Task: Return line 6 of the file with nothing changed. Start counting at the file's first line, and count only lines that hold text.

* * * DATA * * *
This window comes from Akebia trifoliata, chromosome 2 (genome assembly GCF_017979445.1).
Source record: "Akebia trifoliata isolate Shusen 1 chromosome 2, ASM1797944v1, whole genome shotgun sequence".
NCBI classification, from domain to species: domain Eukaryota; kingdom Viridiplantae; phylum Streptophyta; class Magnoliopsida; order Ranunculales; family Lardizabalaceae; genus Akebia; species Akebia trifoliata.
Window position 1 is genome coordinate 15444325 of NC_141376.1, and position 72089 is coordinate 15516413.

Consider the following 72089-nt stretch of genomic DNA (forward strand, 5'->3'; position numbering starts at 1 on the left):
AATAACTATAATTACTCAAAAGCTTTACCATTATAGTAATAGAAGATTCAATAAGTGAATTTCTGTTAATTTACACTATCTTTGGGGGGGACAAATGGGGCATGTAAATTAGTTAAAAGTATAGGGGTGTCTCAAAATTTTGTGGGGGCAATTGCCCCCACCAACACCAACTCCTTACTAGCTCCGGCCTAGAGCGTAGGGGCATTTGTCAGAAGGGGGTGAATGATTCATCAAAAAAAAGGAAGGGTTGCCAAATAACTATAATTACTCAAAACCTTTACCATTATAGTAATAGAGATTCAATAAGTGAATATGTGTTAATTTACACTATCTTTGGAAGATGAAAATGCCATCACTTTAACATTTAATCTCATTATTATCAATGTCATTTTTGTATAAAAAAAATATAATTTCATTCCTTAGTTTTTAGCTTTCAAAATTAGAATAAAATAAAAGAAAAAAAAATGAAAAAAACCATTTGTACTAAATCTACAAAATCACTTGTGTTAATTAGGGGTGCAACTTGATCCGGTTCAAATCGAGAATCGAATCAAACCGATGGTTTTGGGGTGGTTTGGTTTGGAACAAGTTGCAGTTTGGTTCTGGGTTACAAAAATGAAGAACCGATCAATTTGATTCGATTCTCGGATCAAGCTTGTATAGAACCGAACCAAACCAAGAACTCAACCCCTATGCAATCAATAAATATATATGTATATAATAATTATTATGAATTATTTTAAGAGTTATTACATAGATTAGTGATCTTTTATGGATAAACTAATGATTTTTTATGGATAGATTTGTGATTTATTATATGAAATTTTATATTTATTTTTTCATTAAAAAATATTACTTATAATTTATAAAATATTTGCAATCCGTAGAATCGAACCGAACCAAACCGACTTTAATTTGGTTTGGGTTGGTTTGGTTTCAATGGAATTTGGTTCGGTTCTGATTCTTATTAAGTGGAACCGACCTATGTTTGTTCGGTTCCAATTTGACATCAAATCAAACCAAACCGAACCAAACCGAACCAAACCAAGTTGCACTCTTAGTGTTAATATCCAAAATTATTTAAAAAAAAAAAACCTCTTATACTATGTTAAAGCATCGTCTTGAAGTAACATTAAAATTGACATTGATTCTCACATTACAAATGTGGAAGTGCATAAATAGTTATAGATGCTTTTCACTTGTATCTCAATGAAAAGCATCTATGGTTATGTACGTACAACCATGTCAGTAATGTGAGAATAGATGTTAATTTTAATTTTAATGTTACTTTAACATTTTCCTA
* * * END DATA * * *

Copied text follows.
AATAACTATAATTACTCAAAAGCTTTACCATTATAGTAATAGAAGATTCAATAAGTGAATTTCTGTTAATTTACACTATCTTTGGGGGGGACAAATGGGGCATGTAAATTAGTTAAAAGTATAGGGGTGTCTCAAAATTTTGTGGGGGCAATTGCCCCCACCAACACCAACTCCTTACTAGCTCCGGCCTAGAGCGTAGGGGCATTTGTCAGAAGGGGGTGAATGATTCATCAAAAAAAAGGAAGGGTTGCCAAATAACTATAATTACTCAAAACCTTTACCATTATAGTAATAGAGATTCAATAAGTGAATATGTGTTAATTTACACTATCTTTGGAAGATGAAAATGCCATCACTTTAACATTTAATCTCATTATTATCAATGTCATTTTTGTATAAAAAAAATATAATTTCATTCCTTAGTTTTTAGCTTTCAAAATTAGAATAAAATAAAAGAAAAAAAAATGAAAAAAACCATTTGTACTAAATCTACAAAATCACTTGTGTTAATTAGGGGTGCAACTTGATCCGGTTCAAATCGAGAATCGAATCAAACCGATGGTTTTGGGGTGGTTTGGTTTGGAACAAGTTGCAGTTTGGTTCTGGGTTACAAAAATGAAGAACCGATCAATTTGATTCGATTCTCGGATCAAGCTTGTATAGAACCGAACCAAACCAAGAACTCAACCCCTATGCAATCAATAAATATATATGTATATAATAATTATTATGAATTATTTTAAGAGTTATTACATAGATTAGTGATCTTTTATGGATAAACTAATGATTTTTTATGGATAGATTTGTGATTTATTATATGAAATTTTATATTTATTTTTTCATTAAAAAATATTACTTATAATTTATAAAATATTTGCAATCCGTAGAATCGAACCGAACCAAACCGACTTTAATTTGGTTTGGGTTGGTTTGGTTTCAATGGAATTTGGTTCGGTTCTGATTCTTATTAAGTGGAACCGACCTATGTTTGTTCGGTTCCAATTTGACATCAAATCAAACCAAACCGAACCAAACCGAACCAAACCAAGTTGCACTCTTAGTGTTAATATCCAAAATTATTTAAAAAAAAAAAACCTCTTATACTATGTTAAAGCATCGTCTTGAAGTAACATTAAAATTGACATTGATTCTCACATTACAAATGTGGAAGTGCATAAATAGTTATAGATGCTTTTCACTTGTATCTCAATGAAAAGCATCTATGGTTATGTACGTACAACCATGTCAGTAATGTGAGAATAGATGTTAATTTTAATTTTAATGTTACTTTAACATTTTCCTA